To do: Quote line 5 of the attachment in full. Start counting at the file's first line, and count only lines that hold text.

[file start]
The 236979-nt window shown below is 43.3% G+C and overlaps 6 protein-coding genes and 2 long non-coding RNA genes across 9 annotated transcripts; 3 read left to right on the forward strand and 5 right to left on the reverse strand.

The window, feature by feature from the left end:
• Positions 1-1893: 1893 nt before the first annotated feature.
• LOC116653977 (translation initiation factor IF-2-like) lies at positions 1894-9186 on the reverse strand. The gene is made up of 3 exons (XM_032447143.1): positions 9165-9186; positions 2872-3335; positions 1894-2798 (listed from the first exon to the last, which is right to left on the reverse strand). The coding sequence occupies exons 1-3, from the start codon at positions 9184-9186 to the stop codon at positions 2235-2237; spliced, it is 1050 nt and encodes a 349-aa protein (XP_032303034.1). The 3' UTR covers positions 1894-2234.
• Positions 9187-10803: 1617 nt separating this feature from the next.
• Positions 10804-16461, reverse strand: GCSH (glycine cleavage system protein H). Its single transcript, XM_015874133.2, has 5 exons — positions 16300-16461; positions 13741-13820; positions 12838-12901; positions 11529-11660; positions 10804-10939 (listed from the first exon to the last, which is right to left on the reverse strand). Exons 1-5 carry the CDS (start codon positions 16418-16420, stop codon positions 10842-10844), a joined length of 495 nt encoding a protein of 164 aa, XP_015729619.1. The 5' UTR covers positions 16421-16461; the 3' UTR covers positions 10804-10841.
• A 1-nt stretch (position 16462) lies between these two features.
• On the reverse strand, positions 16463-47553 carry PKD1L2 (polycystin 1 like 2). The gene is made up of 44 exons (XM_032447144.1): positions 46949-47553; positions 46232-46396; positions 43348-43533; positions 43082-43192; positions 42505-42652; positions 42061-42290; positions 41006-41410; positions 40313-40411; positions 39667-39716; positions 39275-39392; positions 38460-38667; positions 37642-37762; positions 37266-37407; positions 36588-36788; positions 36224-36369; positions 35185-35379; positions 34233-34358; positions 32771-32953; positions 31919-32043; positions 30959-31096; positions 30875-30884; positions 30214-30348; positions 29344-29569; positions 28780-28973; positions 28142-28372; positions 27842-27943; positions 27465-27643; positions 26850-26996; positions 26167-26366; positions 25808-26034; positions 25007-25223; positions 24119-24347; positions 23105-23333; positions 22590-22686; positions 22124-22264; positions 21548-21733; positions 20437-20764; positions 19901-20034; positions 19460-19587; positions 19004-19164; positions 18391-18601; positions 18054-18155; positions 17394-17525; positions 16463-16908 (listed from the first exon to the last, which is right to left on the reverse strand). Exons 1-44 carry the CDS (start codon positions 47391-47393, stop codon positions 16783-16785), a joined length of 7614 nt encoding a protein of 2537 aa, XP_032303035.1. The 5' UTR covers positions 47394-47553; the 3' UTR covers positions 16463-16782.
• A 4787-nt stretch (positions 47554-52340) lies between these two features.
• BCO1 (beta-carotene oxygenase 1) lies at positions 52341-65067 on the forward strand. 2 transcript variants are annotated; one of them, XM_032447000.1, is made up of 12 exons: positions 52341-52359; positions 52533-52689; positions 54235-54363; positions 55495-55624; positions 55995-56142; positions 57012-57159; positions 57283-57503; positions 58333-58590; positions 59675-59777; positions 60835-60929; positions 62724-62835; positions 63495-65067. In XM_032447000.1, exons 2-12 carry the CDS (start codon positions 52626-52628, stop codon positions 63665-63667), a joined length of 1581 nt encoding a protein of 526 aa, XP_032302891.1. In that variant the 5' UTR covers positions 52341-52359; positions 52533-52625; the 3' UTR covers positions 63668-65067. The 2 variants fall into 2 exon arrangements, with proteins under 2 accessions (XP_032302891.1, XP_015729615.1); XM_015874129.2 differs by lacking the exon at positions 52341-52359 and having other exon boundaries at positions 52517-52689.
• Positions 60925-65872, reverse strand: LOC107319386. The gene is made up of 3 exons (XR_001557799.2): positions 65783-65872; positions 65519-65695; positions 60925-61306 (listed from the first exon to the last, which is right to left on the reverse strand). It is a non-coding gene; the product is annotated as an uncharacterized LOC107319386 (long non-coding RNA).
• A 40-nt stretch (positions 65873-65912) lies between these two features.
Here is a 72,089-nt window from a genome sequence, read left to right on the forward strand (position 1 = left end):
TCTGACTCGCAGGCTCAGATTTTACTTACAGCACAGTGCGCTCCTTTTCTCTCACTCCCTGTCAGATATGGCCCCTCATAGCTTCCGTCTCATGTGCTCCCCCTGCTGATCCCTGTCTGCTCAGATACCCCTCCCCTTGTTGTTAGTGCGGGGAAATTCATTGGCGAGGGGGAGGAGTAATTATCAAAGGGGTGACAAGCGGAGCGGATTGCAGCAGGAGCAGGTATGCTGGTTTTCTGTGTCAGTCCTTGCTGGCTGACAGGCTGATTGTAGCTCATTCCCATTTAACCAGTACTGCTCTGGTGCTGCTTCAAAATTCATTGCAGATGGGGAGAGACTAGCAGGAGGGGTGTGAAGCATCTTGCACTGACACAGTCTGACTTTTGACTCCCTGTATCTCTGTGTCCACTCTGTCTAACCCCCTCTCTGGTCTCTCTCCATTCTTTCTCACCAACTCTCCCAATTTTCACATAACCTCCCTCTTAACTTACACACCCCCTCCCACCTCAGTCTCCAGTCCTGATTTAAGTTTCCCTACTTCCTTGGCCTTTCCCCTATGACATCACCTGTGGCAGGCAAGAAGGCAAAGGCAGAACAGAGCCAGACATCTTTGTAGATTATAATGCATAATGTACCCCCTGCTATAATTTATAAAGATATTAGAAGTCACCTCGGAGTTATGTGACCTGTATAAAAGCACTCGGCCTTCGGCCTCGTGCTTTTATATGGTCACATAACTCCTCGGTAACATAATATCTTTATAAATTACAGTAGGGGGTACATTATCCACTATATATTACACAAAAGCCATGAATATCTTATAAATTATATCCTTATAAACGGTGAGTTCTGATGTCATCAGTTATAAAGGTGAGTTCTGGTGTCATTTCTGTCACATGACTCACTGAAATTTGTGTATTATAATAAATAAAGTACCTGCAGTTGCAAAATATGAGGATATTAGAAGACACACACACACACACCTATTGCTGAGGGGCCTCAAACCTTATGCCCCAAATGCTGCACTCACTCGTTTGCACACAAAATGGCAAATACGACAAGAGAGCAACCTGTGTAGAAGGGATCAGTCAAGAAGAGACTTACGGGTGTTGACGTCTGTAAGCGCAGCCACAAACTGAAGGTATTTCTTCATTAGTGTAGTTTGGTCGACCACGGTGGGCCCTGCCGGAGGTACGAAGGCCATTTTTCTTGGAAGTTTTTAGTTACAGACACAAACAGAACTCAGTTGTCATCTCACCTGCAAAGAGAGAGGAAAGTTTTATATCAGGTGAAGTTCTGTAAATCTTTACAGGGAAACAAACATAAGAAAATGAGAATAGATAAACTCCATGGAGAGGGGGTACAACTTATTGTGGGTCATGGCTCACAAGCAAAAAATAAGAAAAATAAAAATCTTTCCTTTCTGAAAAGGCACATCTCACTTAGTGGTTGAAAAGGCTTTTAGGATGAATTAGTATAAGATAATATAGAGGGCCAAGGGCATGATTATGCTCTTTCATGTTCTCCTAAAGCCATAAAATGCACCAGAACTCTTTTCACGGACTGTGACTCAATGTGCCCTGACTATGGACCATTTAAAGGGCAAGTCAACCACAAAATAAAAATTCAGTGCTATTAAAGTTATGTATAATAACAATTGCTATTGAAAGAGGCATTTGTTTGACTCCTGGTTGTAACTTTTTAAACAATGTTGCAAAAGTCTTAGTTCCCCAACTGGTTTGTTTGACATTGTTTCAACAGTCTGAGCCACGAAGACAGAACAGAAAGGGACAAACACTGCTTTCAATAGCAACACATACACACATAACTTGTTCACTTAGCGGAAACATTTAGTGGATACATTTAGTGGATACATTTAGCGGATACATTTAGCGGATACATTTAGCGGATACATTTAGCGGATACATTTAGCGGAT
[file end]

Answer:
• Positions 9187-10803: 1617 nt separating this feature from the next.